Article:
Ramirez’s single

Aramis Ramirez, in typical style, is at first base. I mean, no excuse why a Major Leaguer is not at seconed base on that ball.” — Bill Schroeder, Brewers color commentator

In last night’s 7-4 Cubs victory over the Brewers, Schroeder took a shot at Aramis Ramirez after Rickie Weeks first error of the night. A popup was misjudged by Weeks and Ramirez ended up at 1st base. As I was watching highlights from around MLB this morning, I caught that video and was surprised to hear that from Schroeder. My initial thought was, no way. I wanted to come here and bash him for something silly.

Before I did that though, I wanted to look at a couple other Ramirez doubles to see how quickly he got to 2nd base after making contact. Turns out it took him about 9 seconds to get to 2nd base. After watching a couple videos, I had a general sense of how long it takes Ramirez to go from home to second after making contact. I went back to the Weeks’ errors video and timed it. It was 9 seconds until Nyjer Morgan picked up the baseball.

Yeah, Schroeder has a point. Ramirez definitely should have been at 2nd base. To be fair to Schroeder who I actually enjoy listening to at times, he bashed Rickie Weeks just seconds before doing the same to Aramis Ramirez. Weeks should have caught the pop up. Everybody would agree there’s no excuse not to make that play. I’d like to think that everybody would also agree that Weeks is human and is going to make mistakes in the field. Easy defensive plays are going to be missed. It happens to every player at one point or another. No idea why it happens, but it does.

However, running out of the box really isn’t like the inevitable mistakes that come in the field. You can run hard all the time assuming good health so I understand where Schroeder is coming from and agree with him. There’s no reason that a Major League not named Molina should not be at 2nd base on that one. None.

That’s not so much why I’m talking about this specific play. We often hear announcers, the media and fans get on players for a lack of hustle. Fans complain all the time about singles that could have been doubles, doubles that could have been triples, and many other things when it comes to something like hustling. Often times what is ignored is the health of the player, but seven games into the season, I don’t really think health is an issue.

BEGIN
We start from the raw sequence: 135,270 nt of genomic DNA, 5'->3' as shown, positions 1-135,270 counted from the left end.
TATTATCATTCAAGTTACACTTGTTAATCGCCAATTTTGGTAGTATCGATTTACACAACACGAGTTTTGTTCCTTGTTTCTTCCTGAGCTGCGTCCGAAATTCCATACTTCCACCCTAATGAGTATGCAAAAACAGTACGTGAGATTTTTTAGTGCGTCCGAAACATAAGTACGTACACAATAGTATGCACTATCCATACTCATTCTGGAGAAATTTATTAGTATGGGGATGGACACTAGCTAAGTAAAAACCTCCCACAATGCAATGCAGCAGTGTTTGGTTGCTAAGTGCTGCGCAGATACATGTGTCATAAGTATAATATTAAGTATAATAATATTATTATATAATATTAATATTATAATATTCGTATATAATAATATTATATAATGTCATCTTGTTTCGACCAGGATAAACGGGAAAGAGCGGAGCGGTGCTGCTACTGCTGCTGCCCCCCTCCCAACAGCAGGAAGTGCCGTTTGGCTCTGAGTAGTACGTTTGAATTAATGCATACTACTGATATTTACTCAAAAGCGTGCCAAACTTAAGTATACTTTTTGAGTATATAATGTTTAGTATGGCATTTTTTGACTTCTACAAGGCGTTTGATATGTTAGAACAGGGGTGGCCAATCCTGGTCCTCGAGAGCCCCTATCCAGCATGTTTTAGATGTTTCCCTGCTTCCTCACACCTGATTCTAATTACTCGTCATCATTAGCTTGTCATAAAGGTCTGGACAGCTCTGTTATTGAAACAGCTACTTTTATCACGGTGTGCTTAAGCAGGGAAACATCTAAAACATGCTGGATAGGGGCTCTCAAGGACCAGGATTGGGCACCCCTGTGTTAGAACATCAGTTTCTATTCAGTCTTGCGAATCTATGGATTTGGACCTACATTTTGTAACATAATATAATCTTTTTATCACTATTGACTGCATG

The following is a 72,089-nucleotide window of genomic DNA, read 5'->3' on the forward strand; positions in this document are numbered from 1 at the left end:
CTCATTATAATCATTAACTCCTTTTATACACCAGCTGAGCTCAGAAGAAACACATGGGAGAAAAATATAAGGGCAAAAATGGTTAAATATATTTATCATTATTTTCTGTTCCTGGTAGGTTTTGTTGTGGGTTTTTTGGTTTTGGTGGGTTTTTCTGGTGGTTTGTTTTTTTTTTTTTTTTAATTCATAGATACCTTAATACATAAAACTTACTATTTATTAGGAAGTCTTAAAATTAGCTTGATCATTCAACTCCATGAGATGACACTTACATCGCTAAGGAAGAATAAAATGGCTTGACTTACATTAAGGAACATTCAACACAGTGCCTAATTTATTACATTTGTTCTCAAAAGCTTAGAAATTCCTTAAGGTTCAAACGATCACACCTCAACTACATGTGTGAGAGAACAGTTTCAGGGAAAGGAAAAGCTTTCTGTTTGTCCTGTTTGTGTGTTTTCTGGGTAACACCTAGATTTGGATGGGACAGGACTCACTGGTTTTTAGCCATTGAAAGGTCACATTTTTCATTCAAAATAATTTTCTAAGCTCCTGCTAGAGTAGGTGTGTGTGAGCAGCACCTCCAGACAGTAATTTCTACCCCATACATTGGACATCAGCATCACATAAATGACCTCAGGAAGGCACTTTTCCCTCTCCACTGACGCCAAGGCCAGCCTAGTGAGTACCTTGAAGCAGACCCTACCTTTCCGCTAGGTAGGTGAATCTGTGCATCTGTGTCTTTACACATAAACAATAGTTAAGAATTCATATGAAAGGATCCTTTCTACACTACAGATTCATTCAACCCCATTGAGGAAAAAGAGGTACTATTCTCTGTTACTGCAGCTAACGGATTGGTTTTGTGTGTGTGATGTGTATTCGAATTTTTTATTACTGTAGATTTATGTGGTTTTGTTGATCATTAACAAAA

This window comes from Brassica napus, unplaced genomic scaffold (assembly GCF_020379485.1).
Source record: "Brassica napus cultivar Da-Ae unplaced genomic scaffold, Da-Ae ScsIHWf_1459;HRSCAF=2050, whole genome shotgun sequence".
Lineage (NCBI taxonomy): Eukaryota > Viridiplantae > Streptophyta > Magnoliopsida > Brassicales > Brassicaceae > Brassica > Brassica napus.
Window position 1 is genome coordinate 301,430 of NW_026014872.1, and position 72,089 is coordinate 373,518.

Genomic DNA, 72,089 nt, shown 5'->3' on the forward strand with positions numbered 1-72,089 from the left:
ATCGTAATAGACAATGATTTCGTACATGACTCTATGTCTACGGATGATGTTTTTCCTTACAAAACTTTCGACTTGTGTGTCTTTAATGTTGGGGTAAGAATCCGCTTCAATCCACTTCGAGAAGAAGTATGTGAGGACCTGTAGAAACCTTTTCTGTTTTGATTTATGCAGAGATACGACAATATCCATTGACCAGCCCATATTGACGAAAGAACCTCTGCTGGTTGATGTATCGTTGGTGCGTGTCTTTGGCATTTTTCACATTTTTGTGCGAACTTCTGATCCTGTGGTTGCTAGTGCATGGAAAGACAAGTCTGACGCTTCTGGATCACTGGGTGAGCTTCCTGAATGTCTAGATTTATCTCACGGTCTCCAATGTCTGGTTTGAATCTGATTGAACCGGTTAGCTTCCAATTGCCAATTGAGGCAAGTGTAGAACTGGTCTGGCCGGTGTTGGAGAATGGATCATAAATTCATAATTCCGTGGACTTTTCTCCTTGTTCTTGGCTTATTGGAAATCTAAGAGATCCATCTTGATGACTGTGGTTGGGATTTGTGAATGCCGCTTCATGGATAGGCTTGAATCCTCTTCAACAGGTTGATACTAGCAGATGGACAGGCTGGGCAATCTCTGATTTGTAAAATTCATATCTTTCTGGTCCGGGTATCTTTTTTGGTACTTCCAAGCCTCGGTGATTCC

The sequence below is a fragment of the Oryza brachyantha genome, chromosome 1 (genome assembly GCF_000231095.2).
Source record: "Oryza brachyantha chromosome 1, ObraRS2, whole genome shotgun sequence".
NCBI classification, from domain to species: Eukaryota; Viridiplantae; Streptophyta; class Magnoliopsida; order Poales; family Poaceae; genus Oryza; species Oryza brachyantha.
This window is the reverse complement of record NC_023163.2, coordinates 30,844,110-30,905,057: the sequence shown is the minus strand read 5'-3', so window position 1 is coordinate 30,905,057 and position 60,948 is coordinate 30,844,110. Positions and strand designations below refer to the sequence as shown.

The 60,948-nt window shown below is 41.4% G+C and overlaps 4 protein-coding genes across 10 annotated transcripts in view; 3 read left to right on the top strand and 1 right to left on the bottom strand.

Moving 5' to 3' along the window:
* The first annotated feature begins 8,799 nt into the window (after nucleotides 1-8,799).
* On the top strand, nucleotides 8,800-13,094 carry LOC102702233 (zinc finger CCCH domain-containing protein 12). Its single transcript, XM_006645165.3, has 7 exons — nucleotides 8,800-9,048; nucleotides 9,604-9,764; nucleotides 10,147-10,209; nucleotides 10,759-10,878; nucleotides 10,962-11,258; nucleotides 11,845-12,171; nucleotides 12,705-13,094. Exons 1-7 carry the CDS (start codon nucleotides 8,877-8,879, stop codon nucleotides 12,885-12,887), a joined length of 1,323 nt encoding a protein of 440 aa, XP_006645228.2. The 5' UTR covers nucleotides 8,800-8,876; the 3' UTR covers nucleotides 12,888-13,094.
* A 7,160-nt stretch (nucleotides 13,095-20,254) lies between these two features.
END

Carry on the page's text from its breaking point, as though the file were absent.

What I want to talk about is the impact that these lapses that players have that result in one less base being taken. It seems to me our emotions toward a player should be directly proportionate to their value. It doesn’t make any sense to treat a player who has no value as if he’s a great player. He still deserves to be treated with respect. The impact of various events in baseball is understood by all baseball fans.

Awhile back I mentioned that some of the non-stats people could look at the weights in wOBA in terms of how excited you get after each one occurs. Fans, in general, do a very good job of measuring the overall value of a player based on positive events, but greatly misunderstand the value of an event which has a negative impact on run scoring. Think about how you excited you are when a single or a double is hit with nobody on base. Don’t even consider the score. Personally, a single draws my attention. Maybe they’ve got something going. Still a long way from scoring. A double and I’m thinking a well placed single is going to score that run. The runner is still a long way from scoring. Maybe for you, a single is just an event and a double is really awesome. I don’t know. I think we do a pretty good job of understanding the run expectation chart without even understanding what it is.